Disney's $52.4 billion buyout of 21st Century Fox stands to introduce the X-Men into the Marvel Cinematic Universe, while bringing to an end the current version of the newly two-decades-old franchise. However, Fox isn't showing any signs of slowing down production in anticipation of the buyout. Earlier today, a new report indicated that Deadpool director Tim Miller is developing a solo movie starring Kitty Pryde, the first news of a Fox superhero film since the two companies announced a deal last month.
Fox has also shown its commitment to finishing production on already-announced X-Men film: Drew Goddard's X-Force is said to still be in the works, and the long-delayed Gambit has been making steady progress. Outside of the X-Men, Noah Hawley confirmed his Doctor Doom film is still alive.
If Disney does acquire Fox's key assets, which include the X-Men, Deadpool and Fantastic Four film rights, it's likely the House of Mouse will want to start over from scratch. However, the potential end of Fox's continuity doesn't mean the studio should stop development of its films. Choosing not to pursue new projects would potentially hurt both Fox and Disney in the long term, especially if the Federal Trade Commission doesn't approve their deal.
Federal Approval Is Still Months Away
Federal approval is expected to take anywhere from 12 to 18 months. In that time, Fox could make significant progress in the development and production of a new film. If Fox were to stop, any additional delays or gaps in production could result in a period in which the studio isn't releasing superhero movies, which would hurt it financially while also decreasing the visibility of its characters.
Fox's continued production also stands to benefit Disney. CEO Bob Iger has indicated the Deadpool franchise will remain R-rated, despite having said in 2016 that his company has "no plans" to make films with that same rating. It's clear Disney doesn't want to mess with the formula that made Deadpool a critical and commercial success. Fox continuing to make films allows Disney to determine what audiences respond to about the properties, without taking any additional risks itself.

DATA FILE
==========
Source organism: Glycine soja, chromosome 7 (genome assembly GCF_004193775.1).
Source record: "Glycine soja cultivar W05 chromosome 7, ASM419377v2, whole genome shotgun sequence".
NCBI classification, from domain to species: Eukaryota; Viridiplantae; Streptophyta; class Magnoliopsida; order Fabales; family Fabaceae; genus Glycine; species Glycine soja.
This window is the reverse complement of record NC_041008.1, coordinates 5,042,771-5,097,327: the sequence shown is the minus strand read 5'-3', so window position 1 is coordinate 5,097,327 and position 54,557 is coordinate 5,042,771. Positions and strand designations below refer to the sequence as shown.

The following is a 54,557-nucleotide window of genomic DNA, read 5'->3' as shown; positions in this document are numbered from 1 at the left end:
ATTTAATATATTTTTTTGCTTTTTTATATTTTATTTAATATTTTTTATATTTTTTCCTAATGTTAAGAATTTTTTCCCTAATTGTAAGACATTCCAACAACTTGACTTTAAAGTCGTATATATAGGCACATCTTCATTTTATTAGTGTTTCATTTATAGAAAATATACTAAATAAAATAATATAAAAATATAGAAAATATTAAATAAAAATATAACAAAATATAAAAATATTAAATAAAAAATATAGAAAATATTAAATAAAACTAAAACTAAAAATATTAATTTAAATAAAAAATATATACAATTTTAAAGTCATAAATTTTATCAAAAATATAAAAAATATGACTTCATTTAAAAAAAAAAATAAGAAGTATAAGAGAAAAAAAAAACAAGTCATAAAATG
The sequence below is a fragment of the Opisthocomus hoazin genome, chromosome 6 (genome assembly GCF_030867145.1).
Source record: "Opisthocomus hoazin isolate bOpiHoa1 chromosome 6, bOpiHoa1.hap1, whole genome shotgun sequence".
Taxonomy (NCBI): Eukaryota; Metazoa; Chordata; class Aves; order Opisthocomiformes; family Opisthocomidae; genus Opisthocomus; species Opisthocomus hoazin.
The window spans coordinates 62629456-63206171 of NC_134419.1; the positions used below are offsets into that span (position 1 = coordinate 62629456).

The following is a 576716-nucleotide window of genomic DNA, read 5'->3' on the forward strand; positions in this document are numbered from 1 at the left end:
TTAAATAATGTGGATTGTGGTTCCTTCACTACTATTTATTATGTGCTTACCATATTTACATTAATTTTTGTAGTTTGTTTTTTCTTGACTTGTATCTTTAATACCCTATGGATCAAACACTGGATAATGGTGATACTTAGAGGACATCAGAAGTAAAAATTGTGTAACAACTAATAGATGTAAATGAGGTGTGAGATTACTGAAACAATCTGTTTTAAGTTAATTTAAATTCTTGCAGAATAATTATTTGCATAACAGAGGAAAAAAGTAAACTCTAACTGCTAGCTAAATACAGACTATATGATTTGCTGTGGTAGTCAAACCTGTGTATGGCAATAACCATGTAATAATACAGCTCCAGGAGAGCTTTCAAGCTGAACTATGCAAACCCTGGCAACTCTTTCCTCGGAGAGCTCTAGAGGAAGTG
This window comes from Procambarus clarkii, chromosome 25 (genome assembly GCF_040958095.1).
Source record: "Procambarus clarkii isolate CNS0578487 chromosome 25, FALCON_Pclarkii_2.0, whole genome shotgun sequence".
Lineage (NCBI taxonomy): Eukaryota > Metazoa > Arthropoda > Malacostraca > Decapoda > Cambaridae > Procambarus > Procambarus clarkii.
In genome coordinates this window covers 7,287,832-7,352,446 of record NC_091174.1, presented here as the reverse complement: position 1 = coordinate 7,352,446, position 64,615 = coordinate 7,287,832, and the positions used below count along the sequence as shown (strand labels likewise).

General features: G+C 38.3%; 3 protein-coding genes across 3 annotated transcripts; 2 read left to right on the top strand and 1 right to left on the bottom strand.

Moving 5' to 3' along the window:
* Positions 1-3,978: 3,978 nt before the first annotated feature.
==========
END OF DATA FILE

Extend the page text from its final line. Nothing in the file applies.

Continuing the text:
The Deal Could Fall Apart
The biggest threat to the deal is antitrust concerns. If the acquisition fell through, Fox would receive the substantial sum of $2.5 billion from Disney. But if Fox were to pump the brakes on development and production, the studio might also suddenly find itself scrambling to cobble together a new slate of films, to the detriment of its brand and its bottom line. By continuing development, Fox might receive its $2.5 billion with, at worst, minor disruptions to its production cycle, which is certainly an appealing financial prospect.
It's also possible the acquisition could be rejected by U.S. regulators, yet the X-Men, Deadpool and Fantastic Four could still join the Marvel Cinematic Universe. Although a co-production agreement similar to the one struck in 2015 by Marvel Studios and Sony Pictures has long been deemed unlikely, there's nothing that says Disney and Fox couldn't negotiate a side deal for the character rights, even if the larger buyout doesn't meet with government approval.
While the deal is certainly going to affect the future of the X-Men franchise, Fox's continued development of movies is a good idea for both companies, as it opens up many potential avenues for the future of superhero movies without hurting either company.